falsifies any CDMHC model. Black circles indicate 1024 m superclusters, green is
NBDM, white is empty in the void cartoons at the top of Fig. 4.

Fig. 4 contrasts predictions of ΛCDMHC theory with observations and the predictions of
HGD theory. HGD cosmology is driven by turbulent combustion at Planck scales from
Planck-Kerr instability, with Taylor microscale Reynolds number Reλ ~ 1000. Gluon
viscosity terminates the event after cooling from 1032 K Planck temperatures to 1028 K
strong force freeze-out temperatures where quarks and gluons can appear. Turbulent
temperature patterns are frozen as turbulence fossils by exponential inflation of space
driven by negative stresses of both turbulence and gluon viscosity pulling ~1093 kg of
mass-energy out of the vacuum against the Planck tension c4/G. The mass-energy of our
present horizon is only ~ 1053 kg, ~10-40 fraction of the universe produced by the big
bang. A black dot in the blue inflation triangle of Fig. 3 symbolizes ~ 20% temperature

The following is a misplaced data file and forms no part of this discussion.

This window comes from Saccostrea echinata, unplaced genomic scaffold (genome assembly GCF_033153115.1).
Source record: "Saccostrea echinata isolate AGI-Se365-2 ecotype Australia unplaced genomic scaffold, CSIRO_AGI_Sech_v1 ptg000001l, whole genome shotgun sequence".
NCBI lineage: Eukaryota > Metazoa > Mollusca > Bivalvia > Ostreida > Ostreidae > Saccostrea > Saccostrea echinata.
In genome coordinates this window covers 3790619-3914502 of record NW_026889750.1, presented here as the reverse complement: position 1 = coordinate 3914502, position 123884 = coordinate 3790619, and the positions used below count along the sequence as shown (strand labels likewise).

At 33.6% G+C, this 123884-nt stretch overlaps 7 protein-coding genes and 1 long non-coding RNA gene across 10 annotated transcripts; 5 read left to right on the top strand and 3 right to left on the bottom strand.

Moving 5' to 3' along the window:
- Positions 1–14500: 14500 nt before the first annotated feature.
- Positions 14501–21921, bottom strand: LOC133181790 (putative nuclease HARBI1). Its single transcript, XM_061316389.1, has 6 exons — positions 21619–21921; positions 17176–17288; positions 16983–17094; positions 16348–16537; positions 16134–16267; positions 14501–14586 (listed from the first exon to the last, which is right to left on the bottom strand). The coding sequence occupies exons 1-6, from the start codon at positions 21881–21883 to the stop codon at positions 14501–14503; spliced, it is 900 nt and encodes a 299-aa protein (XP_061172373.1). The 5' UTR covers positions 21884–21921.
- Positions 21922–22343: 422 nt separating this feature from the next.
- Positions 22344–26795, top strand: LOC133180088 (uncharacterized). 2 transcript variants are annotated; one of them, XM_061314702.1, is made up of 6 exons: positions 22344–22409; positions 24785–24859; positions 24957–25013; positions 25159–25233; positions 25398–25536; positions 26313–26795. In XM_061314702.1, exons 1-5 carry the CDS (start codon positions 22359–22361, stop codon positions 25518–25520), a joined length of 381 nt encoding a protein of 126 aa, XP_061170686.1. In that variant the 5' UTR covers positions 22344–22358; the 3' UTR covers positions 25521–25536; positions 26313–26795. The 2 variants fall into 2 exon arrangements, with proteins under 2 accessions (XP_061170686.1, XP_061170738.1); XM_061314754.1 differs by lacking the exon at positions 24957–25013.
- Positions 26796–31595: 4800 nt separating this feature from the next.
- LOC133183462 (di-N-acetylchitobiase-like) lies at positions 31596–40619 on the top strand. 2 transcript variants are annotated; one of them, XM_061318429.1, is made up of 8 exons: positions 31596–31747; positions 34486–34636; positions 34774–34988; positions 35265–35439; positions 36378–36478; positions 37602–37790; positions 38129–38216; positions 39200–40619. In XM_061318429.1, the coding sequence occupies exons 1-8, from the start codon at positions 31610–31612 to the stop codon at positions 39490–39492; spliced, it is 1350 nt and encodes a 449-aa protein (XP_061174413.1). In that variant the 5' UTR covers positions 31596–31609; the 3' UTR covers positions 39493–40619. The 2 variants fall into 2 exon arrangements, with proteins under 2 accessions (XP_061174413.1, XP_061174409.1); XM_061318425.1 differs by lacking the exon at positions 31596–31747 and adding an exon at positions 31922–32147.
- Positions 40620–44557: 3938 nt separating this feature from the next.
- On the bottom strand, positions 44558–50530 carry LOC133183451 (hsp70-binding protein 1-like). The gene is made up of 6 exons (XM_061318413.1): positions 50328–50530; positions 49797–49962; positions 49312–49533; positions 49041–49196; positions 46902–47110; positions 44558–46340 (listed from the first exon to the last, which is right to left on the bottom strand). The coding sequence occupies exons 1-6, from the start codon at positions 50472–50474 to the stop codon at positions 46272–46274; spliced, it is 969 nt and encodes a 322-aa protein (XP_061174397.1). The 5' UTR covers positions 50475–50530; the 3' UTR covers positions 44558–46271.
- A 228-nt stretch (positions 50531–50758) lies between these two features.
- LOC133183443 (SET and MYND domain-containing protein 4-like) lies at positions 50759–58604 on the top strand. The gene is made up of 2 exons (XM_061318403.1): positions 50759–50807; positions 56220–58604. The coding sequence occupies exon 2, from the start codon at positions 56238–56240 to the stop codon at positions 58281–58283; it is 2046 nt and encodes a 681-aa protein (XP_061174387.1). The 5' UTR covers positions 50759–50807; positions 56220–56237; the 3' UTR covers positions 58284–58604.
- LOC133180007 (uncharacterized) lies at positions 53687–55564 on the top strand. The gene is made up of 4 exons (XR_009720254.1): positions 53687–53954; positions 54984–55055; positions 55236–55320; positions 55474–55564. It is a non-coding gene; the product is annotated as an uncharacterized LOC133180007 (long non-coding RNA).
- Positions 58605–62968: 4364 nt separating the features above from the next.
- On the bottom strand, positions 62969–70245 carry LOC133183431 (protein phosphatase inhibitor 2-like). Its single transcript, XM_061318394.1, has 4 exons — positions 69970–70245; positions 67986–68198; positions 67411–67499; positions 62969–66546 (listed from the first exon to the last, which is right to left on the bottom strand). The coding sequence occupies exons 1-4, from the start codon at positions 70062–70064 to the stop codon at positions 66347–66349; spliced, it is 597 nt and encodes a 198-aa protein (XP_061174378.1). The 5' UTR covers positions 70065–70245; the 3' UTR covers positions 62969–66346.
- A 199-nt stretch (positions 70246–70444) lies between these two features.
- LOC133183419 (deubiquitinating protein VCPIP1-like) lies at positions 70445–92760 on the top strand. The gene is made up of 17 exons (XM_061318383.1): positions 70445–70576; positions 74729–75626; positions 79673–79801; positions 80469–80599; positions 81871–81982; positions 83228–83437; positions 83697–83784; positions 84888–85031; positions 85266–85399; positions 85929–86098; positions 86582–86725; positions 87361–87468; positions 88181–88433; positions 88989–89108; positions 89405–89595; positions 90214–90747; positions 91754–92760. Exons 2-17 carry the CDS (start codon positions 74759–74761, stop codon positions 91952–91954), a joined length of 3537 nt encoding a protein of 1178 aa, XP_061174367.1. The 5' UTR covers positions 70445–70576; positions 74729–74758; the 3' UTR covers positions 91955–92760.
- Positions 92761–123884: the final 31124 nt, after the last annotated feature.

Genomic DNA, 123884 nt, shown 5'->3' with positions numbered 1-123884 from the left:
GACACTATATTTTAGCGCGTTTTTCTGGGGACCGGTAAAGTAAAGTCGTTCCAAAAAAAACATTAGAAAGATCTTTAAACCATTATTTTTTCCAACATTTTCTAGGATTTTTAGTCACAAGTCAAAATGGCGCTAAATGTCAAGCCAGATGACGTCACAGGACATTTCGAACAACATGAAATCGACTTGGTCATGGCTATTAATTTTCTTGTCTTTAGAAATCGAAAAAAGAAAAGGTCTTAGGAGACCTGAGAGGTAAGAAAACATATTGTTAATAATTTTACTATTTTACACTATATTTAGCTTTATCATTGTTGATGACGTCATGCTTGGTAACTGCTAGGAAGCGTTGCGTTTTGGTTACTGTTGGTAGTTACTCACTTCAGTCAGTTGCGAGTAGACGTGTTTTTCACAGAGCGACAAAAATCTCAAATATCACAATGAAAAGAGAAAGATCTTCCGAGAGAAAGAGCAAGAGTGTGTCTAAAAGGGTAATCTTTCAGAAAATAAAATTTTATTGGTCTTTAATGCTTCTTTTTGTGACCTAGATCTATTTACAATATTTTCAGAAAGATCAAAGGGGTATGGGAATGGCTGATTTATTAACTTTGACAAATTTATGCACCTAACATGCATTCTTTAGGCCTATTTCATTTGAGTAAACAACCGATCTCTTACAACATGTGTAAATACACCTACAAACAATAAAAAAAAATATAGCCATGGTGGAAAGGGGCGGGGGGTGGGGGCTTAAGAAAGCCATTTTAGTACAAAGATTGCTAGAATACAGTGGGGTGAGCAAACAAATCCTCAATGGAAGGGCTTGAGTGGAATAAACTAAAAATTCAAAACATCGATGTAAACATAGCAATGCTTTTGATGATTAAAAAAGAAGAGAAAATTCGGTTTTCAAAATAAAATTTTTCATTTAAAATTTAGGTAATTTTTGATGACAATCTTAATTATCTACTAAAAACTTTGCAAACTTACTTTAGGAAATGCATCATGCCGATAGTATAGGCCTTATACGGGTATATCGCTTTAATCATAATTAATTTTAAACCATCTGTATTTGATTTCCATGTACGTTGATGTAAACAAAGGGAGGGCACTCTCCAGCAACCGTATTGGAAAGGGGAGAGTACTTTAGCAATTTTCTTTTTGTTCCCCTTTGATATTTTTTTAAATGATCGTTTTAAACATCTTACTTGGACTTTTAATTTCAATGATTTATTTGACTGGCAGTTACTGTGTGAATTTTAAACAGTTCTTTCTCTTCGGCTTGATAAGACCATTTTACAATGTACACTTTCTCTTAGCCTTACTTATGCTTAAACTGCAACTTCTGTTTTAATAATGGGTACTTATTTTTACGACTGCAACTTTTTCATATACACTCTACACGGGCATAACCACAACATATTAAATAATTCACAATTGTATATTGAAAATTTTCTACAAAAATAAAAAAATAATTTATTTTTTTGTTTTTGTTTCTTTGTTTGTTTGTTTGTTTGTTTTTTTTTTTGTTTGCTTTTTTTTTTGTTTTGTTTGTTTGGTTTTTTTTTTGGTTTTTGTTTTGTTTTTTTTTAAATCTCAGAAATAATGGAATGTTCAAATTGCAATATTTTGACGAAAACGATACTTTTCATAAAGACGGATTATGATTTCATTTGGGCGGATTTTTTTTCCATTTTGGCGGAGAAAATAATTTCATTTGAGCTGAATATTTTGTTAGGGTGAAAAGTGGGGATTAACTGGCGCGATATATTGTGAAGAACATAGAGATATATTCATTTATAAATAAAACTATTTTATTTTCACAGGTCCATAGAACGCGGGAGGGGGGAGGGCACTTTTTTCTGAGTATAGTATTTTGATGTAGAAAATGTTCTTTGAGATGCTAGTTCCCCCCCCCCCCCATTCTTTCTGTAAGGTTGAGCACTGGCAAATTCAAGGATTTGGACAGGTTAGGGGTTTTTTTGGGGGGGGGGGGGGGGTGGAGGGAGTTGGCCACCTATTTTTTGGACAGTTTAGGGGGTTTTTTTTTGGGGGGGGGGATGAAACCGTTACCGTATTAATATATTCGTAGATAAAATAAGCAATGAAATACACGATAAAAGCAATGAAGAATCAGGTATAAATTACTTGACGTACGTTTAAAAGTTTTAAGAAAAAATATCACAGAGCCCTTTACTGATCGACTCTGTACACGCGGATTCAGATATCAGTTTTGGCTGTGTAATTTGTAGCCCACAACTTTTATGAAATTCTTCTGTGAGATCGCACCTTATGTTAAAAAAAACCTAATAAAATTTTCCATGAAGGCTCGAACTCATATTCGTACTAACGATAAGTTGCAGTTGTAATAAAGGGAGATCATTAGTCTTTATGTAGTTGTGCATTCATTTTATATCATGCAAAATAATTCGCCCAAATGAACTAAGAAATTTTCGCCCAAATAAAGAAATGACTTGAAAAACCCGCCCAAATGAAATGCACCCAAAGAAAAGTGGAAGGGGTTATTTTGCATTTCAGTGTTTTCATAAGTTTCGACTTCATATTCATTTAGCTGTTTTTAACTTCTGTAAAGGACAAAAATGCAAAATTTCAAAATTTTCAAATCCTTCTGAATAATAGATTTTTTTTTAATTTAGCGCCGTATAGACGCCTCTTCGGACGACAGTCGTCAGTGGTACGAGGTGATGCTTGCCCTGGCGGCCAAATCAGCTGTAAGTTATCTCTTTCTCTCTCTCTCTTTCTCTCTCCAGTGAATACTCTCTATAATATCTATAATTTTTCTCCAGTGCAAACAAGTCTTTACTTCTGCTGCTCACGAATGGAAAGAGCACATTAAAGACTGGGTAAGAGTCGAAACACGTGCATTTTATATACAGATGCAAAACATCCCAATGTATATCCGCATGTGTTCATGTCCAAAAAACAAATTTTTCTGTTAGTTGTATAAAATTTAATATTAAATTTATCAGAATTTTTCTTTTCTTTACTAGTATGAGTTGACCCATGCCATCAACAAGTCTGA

fluctuations expected from big bang turbulence, contrasting with tiny quantum-
mechanical fluctuations expected in the standard model in Fig. 4.

In CDMHC models voids form last rather than first, so this difference is most easily
tested by observations. The time of first void formation from HGD is 1012 s, compared to
~ 1017 s for CDMHC. Star formation rates (Peng et al. 2008) favor small old globular-
cluster stars. These could not possibly be formed under the violent conditions of galaxy
formation and mergers intrinsic to CDMHC. Formation and wide distribution of life also
requires the gentle dense clumps and clusters of warm and multiple planets provided by
HGD (Gibson & Wickramasinghe 2010, Gibson, Schild & Wickramasinghe 2010).

We now examine available observations for comparison with theories of galaxy forma-
tion and evolution.

                                           OBSERVATIONS

Evidence of the large primordial super-voids of HGD theory (Fig. 1) is shown in Figure 5
(Rudick et al. 2008). Focusing on the direction of the anomalous “cold spot” of the CMB